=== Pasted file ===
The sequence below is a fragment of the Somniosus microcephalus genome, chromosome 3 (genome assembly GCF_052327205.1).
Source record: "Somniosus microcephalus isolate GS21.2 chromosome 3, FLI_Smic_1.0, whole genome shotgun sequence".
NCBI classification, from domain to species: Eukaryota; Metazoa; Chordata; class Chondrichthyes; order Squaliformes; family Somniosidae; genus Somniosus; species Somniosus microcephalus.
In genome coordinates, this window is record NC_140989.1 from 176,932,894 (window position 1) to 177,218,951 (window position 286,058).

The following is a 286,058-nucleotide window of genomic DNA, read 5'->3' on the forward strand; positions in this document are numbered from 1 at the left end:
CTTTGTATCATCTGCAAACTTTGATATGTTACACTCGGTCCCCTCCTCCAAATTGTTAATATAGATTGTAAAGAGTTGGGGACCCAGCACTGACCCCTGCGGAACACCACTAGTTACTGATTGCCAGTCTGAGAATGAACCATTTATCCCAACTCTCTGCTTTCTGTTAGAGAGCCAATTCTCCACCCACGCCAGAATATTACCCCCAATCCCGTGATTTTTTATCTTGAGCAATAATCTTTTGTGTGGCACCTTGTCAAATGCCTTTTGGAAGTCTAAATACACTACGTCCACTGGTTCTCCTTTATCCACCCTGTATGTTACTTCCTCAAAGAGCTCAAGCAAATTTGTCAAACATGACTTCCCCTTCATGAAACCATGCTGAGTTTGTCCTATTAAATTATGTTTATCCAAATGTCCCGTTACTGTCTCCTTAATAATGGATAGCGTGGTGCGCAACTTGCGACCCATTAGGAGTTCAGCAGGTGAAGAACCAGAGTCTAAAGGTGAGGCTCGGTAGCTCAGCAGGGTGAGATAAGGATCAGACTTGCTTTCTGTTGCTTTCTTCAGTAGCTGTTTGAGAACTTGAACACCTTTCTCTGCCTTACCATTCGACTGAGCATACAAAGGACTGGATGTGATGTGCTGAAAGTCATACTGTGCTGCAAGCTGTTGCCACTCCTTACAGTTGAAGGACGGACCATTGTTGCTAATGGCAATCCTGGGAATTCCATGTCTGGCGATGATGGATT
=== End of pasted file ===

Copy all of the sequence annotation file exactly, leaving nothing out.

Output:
The sequence below is a fragment of the Somniosus microcephalus genome, chromosome 3 (genome assembly GCF_052327205.1).
Source record: "Somniosus microcephalus isolate GS21.2 chromosome 3, FLI_Smic_1.0, whole genome shotgun sequence".
NCBI classification, from domain to species: Eukaryota; Metazoa; Chordata; class Chondrichthyes; order Squaliformes; family Somniosidae; genus Somniosus; species Somniosus microcephalus.
In genome coordinates, this window is record NC_140989.1 from 176,932,894 (window position 1) to 177,218,951 (window position 286,058).

The following is a 286,058-nucleotide window of genomic DNA, read 5'->3' on the forward strand; positions in this document are numbered from 1 at the left end:
CTTTGTATCATCTGCAAACTTTGATATGTTACACTCGGTCCCCTCCTCCAAATTGTTAATATAGATTGTAAAGAGTTGGGGACCCAGCACTGACCCCTGCGGAACACCACTAGTTACTGATTGCCAGTCTGAGAATGAACCATTTATCCCAACTCTCTGCTTTCTGTTAGAGAGCCAATTCTCCACCCACGCCAGAATATTACCCCCAATCCCGTGATTTTTTATCTTGAGCAATAATCTTTTGTGTGGCACCTTGTCAAATGCCTTTTGGAAGTCTAAATACACTACGTCCACTGGTTCTCCTTTATCCACCCTGTATGTTACTTCCTCAAAGAGCTCAAGCAAATTTGTCAAACATGACTTCCCCTTCATGAAACCATGCTGAGTTTGTCCTATTAAATTATGTTTATCCAAATGTCCCGTTACTGTCTCCTTAATAATGGATAGCGTGGTGCGCAACTTGCGACCCATTAGGAGTTCAGCAGGTGAAGAACCAGAGTCTAAAGGTGAGGCTCGGTAGCTCAGCAGGGTGAGATAAGGATCAGACTTGCTTTCTGTTGCTTTCTTCAGTAGCTGTTTGAGAACTTGAACACCTTTCTCTGCCTTACCATTCGACTGAGCATACAAAGGACTGGATGTGATGTGCTGAAAGTCATACTGTGCTGCAAGCTGTTGCCACTCCTTACAGTTGAAGGACGGACCATTGTTGCTAATGGCAATCCTGGGAATTCCATGTCTGGCGATGATGGATT